In this article, we'll demonstrate how to compare strings in Java for equality and discuss some of the common pitfalls developers encounter along the way.
Using the equals() method
The String class contains an
equals() method that's used to determine whether two strings are the same. It returns a boolean.
Let's check out some code that uses the method:
Object obj = new Object(); String test1 = obj.toString(); String test2 = obj.toString(); System.out.println(test1.equals(test2)); // true
Sometimes, we may not care about case sensitivity. We can use the
equalsIgnoreCase() method in this situation:
String name1 = "Amir"; String name2 = "aMiR"; System.out.println(name1.equalsIgnoreCase(name2)); // true
Avoiding Exceptions with equals()
When comparing a string variable to a literal, we can write it a couple different ways:
String name = "Amir"; System.out.println(name.equals("Amir")); // true System.out.println("Amir".equals(name)); // true
Notice on line 3 how we swapped the order of the string literal and variable. This is legal and actually the preferred approach over line 2.
Because it will not throw a
NullPointerException if our name variable happens to be null. It will simply return
false which is usually what we want.
Let's take a look at some code that demonstrates this fact:
String name = null; System.out.println("Amir".equals(name)); // false System.out.println(name.equals("Amir")); // NullPointerException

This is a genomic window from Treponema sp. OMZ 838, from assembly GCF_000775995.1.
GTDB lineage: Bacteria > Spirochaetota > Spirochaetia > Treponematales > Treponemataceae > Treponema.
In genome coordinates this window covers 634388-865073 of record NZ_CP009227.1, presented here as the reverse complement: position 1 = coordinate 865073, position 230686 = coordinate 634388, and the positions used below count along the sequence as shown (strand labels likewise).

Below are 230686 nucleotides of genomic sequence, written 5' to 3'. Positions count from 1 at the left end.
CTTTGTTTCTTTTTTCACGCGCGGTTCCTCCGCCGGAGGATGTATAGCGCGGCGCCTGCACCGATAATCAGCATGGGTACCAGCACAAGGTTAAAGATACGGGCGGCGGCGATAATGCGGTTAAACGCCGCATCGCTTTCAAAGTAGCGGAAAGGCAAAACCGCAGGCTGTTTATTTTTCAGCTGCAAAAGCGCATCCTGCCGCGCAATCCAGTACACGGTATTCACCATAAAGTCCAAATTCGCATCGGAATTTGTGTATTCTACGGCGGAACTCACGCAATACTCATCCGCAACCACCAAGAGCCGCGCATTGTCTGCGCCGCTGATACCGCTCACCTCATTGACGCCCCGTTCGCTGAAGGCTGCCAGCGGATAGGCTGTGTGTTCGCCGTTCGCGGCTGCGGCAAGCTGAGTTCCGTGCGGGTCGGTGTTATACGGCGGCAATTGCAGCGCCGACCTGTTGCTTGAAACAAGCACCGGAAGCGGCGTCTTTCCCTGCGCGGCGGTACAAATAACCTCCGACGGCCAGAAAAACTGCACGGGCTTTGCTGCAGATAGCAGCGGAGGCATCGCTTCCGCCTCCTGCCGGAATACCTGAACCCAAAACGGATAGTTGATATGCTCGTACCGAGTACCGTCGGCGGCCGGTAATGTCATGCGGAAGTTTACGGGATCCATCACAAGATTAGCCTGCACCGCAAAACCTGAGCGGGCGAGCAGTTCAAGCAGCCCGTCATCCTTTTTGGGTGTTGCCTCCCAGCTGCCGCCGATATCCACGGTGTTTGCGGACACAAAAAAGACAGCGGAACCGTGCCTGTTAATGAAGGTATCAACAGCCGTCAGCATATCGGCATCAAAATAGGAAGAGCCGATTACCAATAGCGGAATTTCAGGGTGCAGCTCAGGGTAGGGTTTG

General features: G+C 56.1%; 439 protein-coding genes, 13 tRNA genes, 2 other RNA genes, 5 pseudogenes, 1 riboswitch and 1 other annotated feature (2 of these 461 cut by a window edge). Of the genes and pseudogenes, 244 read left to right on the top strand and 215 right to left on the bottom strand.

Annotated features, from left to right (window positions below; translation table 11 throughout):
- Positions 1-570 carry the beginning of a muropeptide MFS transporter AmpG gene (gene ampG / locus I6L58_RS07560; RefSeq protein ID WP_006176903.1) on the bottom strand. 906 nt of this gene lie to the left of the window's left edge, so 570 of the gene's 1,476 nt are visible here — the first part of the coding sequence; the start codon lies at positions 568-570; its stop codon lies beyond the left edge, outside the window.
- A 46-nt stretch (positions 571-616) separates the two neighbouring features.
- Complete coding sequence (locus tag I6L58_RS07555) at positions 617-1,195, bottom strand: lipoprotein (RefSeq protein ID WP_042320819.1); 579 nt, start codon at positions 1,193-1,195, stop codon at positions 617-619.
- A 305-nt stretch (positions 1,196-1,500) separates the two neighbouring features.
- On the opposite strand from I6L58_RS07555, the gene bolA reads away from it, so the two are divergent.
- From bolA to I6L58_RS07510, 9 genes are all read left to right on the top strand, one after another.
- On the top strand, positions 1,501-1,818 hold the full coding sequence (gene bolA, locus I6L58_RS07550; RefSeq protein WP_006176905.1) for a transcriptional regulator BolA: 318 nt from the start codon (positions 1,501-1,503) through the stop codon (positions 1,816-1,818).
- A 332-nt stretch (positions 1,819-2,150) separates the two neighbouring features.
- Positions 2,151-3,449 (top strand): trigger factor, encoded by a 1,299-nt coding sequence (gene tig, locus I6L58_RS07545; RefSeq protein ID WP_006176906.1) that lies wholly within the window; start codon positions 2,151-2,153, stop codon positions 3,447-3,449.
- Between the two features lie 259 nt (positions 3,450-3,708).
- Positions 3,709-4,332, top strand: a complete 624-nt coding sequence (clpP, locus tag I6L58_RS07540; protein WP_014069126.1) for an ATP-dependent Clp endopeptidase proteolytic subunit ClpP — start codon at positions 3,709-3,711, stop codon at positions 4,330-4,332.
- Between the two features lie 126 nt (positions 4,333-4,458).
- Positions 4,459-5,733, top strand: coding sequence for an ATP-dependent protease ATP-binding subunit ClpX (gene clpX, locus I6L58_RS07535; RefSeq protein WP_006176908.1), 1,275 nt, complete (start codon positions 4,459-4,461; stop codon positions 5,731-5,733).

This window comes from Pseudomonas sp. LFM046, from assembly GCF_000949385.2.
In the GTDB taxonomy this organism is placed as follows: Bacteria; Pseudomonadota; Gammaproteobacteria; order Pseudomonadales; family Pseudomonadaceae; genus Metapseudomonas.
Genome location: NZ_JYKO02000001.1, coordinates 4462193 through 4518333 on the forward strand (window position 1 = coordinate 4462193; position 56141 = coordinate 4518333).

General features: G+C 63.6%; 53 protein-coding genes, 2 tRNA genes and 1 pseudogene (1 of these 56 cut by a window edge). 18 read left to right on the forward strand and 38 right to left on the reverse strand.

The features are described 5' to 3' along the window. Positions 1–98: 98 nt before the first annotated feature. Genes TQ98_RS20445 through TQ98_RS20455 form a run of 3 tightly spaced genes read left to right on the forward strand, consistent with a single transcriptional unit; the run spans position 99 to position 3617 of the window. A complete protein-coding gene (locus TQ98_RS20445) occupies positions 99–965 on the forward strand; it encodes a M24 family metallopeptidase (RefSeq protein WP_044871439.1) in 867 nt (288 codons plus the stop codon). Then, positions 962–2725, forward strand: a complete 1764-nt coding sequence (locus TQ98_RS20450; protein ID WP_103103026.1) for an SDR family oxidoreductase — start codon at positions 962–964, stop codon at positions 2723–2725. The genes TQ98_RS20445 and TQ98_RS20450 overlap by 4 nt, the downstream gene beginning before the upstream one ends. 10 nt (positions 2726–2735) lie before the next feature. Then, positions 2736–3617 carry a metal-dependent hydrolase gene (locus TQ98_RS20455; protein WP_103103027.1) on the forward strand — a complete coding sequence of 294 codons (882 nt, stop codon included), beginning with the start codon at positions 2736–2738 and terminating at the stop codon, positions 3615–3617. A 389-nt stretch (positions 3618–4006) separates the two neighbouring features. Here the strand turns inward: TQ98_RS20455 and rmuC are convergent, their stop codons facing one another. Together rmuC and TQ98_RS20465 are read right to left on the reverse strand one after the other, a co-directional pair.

Why not use the == operator?
While the == operator can be used safely to compare primitive integers, it is a mistake to use it on strings.
When the operands are objects, the == operator compares their references, or where they are stored in memory. It does not check the value stored in those objects.
Let's create an object and get the String representation of it so we can see how the operator behaves.
Object obj = new Object(); String test1 = obj.toString(); String test2 = obj.toString(); System.out.println(test1 == test2); // false
Notice that we assigned both strings the same value, but our equality check still returned
The operator is checking to see if they are the same object in memory which they are not.
String Literals Caveat
Confusing matters is how Java behaves when the == operator is used on string literals.
String name1 = "Amir"; String name2 = "Amir"; System.out.println(name1 == name2); // true
The operator actually behaves as expected and returns true!
The reason for this is that Java maintains a pool of String literal objects to save memory. This is a behind the scenes process called interning which is outside the scope of this article.
So in the code example, both variables actually point to the same object in memory.
Always use the
equalsIgnoreCase() methods for string equality in Java. Doing so will reduce the chances of creating subtle bugs in the code that are difficult to detect.